22. February 2013 / RR

Peter Walker – a Visionary in Urban Development

World renowned landscape architect Peter Walker was recently awarded the J.C. Nichols Prize for Visionaries in Urban Development by the Urban Land Institute (ULI). Walker is the first landscape architect to win the coveted $100,000 prize, which recognises his lifetime achievements and lasting impact on the built environment.

“Landscape architects spend all their time trying to make public open space. That’s what we do, so I hope I’m not the last winner. I hope some other of my fellows will come along here,” said Walker upon receiving the prize. “We are trying to make spaces that work, spaces that are beautiful, and if we’re lucky and we have the right client and a little budget, to try and make something which is memorable and I think that’s crucial. Most landscape architects are not the top of the power structure, but they all feel that they are important and they all work for those things all the time.”

Laureate Peter Walker leads a tour of the National September 11 Memorial under the snow. Image: Lipofvsky.com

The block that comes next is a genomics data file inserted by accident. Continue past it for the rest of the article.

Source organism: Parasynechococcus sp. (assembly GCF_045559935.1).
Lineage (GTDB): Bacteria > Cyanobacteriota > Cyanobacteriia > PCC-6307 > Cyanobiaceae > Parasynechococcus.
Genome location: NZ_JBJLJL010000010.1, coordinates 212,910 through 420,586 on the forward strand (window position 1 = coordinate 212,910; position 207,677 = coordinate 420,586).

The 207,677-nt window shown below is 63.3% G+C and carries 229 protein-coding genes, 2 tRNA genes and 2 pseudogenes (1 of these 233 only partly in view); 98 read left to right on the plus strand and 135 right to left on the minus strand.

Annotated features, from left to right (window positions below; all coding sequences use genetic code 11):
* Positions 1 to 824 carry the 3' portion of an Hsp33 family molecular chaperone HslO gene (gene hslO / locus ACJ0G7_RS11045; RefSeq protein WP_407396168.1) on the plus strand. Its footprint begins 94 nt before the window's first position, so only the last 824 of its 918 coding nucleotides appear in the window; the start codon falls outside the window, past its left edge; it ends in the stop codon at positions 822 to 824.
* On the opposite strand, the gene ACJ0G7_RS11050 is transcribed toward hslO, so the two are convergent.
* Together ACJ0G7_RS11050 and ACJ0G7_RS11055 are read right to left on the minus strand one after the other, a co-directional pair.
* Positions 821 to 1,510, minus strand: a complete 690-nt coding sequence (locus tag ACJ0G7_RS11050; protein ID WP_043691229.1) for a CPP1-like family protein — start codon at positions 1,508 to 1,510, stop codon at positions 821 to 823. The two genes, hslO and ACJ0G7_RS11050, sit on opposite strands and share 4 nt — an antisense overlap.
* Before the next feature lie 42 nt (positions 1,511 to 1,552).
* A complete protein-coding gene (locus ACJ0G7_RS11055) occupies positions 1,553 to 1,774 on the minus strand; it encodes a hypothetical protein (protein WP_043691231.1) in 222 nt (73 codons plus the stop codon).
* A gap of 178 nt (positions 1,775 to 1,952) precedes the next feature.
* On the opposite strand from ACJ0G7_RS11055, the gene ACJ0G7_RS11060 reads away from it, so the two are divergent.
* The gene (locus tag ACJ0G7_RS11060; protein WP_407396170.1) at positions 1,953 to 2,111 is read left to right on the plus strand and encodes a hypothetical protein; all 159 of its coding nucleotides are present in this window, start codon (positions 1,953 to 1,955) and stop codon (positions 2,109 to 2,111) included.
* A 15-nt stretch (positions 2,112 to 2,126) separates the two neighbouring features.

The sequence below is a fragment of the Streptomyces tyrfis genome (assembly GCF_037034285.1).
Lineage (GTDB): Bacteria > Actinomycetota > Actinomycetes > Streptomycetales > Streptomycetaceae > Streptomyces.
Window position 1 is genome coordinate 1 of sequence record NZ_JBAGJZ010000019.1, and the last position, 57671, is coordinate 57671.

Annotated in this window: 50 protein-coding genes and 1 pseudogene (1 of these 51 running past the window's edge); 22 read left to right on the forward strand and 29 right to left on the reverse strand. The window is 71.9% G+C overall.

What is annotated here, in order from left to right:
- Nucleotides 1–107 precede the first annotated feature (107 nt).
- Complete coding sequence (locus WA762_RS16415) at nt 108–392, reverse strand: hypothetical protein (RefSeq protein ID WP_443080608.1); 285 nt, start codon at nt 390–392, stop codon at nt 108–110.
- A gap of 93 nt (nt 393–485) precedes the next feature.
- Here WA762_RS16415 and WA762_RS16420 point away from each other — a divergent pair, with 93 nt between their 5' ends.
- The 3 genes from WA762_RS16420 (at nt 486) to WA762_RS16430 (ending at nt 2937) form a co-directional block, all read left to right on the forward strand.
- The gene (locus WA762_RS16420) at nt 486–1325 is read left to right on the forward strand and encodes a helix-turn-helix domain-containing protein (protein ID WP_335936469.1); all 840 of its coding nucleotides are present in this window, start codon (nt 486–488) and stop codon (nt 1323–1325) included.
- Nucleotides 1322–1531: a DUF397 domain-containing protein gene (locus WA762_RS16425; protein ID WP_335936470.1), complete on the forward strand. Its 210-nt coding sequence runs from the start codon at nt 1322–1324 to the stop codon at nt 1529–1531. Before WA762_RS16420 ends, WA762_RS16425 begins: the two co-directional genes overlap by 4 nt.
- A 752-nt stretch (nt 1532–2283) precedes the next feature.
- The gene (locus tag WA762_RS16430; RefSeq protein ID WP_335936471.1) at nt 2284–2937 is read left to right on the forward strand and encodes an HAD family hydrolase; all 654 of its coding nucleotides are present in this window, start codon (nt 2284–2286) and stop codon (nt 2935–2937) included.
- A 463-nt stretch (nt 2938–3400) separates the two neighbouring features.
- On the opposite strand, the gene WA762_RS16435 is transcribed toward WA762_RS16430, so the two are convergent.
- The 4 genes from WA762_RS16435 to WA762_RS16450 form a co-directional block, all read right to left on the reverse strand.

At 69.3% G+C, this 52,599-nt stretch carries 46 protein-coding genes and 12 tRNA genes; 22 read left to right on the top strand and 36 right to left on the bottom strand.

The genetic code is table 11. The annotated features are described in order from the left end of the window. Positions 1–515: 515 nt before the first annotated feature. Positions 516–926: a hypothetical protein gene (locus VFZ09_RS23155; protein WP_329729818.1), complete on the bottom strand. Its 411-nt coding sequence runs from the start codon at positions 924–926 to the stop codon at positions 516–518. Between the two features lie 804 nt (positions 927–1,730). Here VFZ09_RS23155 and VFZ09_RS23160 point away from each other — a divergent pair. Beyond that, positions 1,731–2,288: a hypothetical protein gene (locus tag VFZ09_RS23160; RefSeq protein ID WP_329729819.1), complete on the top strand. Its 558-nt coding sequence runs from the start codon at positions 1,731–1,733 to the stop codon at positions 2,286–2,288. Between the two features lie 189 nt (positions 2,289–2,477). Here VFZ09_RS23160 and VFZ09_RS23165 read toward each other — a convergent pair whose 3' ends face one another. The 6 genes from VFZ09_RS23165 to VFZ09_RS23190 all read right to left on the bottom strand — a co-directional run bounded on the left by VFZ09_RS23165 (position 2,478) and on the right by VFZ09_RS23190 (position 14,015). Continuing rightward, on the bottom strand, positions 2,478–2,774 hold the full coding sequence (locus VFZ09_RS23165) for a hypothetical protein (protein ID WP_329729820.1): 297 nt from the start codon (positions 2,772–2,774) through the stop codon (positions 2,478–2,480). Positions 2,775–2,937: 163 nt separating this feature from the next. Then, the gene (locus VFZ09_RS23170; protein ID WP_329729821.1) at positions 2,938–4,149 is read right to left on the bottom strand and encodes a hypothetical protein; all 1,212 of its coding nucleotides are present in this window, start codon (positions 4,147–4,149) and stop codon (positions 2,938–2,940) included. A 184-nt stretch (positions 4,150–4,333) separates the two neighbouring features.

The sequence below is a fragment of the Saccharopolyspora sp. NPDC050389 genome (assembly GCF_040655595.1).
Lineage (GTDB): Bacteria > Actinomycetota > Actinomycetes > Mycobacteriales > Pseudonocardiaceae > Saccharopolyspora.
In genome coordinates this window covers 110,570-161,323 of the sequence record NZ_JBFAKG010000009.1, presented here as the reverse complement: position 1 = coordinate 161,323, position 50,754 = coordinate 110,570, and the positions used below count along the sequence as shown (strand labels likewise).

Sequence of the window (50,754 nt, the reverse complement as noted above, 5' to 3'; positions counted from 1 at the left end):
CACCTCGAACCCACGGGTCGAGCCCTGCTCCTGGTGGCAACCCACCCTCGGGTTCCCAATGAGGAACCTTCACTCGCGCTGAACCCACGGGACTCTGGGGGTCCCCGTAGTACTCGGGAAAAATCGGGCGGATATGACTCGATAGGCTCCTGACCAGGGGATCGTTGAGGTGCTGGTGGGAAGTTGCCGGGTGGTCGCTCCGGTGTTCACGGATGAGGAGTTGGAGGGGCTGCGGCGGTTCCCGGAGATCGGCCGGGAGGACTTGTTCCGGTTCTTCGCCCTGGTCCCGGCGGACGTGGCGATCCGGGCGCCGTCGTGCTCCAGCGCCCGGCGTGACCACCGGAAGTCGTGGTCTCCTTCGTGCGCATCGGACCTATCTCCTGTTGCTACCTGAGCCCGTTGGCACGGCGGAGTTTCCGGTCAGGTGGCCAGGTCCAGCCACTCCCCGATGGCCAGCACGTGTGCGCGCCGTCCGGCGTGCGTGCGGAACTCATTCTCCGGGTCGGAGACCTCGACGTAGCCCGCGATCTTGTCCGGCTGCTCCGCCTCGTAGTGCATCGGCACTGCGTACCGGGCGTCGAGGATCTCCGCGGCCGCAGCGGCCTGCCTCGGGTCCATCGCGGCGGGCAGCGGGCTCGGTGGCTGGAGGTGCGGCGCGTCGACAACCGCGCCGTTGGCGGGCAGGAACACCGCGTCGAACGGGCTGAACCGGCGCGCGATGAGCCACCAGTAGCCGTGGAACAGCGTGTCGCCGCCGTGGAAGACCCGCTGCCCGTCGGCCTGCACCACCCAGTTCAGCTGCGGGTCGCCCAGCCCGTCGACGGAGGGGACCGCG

Ronald Altoon, a member of the Nichols Prize jury, commented on the significance of Walker’s selection. According to Altoon, the selection of Walker underscores the importance of landscape architecture and its essential role in constructing public space that fosters a sense of community. “Peter is the first landscape architect to win this prize and I think there is no better professional to represent the landscape architecture community in this pool of truly accomplished individuals,” said Altoon. “Peter is recognized as one of the most accomplished and influential landscape architects of his time, forging the renaissance of landscape architecture as a discipline. The scope of his work is expansive, ranging from the design of small gardens to the planning of cities around the world. His work process is dynamic. He listens and adapts to context and community with a subtle approach that imbues a very tangible stimulation in the spaces he creates.”

Walker was one of the chief designers of the National September 11 Memorial, “Reflecting Absence,” in New York City. Other prominent projects Walker designed include: Jamison Square Park in Portland, Ore.; the Nasher Foundation Sculpture Garden in Dallas; Sony Centre in Berlin; Millennium Park in Sydney; and the ongoing Constitution Gardens on the National Mall in Washington, D.C.

Render of the National Sept. 11 Memorial, image courtesy of PWP Landscape Architecture (all rights reserved).

Add new Facebook comment: